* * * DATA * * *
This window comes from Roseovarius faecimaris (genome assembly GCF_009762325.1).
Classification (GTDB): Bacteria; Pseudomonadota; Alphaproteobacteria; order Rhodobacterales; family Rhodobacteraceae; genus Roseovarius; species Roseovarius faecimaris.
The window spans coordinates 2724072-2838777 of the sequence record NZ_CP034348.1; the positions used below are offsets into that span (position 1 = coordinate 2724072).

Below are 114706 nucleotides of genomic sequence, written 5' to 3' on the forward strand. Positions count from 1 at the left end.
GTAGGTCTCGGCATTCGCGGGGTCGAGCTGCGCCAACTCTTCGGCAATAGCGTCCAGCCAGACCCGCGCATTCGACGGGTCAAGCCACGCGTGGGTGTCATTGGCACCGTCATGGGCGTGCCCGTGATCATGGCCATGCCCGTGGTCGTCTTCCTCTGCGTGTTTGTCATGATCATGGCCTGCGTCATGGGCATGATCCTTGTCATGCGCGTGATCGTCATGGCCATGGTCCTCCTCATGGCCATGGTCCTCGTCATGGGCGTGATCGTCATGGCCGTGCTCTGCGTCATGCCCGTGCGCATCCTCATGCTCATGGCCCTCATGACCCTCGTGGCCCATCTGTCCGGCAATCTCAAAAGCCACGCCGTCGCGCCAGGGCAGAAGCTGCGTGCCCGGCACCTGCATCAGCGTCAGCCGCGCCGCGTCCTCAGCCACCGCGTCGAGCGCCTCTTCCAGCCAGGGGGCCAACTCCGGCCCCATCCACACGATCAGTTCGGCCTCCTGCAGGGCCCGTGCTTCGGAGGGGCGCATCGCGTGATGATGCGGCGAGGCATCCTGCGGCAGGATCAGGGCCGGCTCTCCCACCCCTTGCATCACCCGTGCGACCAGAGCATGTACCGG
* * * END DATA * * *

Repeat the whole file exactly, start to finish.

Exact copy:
This window comes from Roseovarius faecimaris (genome assembly GCF_009762325.1).
Classification (GTDB): Bacteria; Pseudomonadota; Alphaproteobacteria; order Rhodobacterales; family Rhodobacteraceae; genus Roseovarius; species Roseovarius faecimaris.
The window spans coordinates 2724072-2838777 of the sequence record NZ_CP034348.1; the positions used below are offsets into that span (position 1 = coordinate 2724072).

Below are 114706 nucleotides of genomic sequence, written 5' to 3' on the forward strand. Positions count from 1 at the left end.
GTAGGTCTCGGCATTCGCGGGGTCGAGCTGCGCCAACTCTTCGGCAATAGCGTCCAGCCAGACCCGCGCATTCGACGGGTCAAGCCACGCGTGGGTGTCATTGGCACCGTCATGGGCGTGCCCGTGATCATGGCCATGCCCGTGGTCGTCTTCCTCTGCGTGTTTGTCATGATCATGGCCTGCGTCATGGGCATGATCCTTGTCATGCGCGTGATCGTCATGGCCATGGTCCTCCTCATGGCCATGGTCCTCGTCATGGGCGTGATCGTCATGGCCGTGCTCTGCGTCATGCCCGTGCGCATCCTCATGCTCATGGCCCTCATGACCCTCGTGGCCCATCTGTCCGGCAATCTCAAAAGCCACGCCGTCGCGCCAGGGCAGAAGCTGCGTGCCCGGCACCTGCATCAGCGTCAGCCGCGCCGCGTCCTCAGCCACCGCGTCGAGCGCCTCTTCCAGCCAGGGGGCCAACTCCGGCCCCATCCACACGATCAGTTCGGCCTCCTGCAGGGCCCGTGCTTCGGAGGGGCGCATCGCGTGATGATGCGGCGAGGCATCCTGCGGCAGGATCAGGGCCGGCTCTCCCACCCCTTGCATCACCCGTGCGACCAGAGCATGTACCGG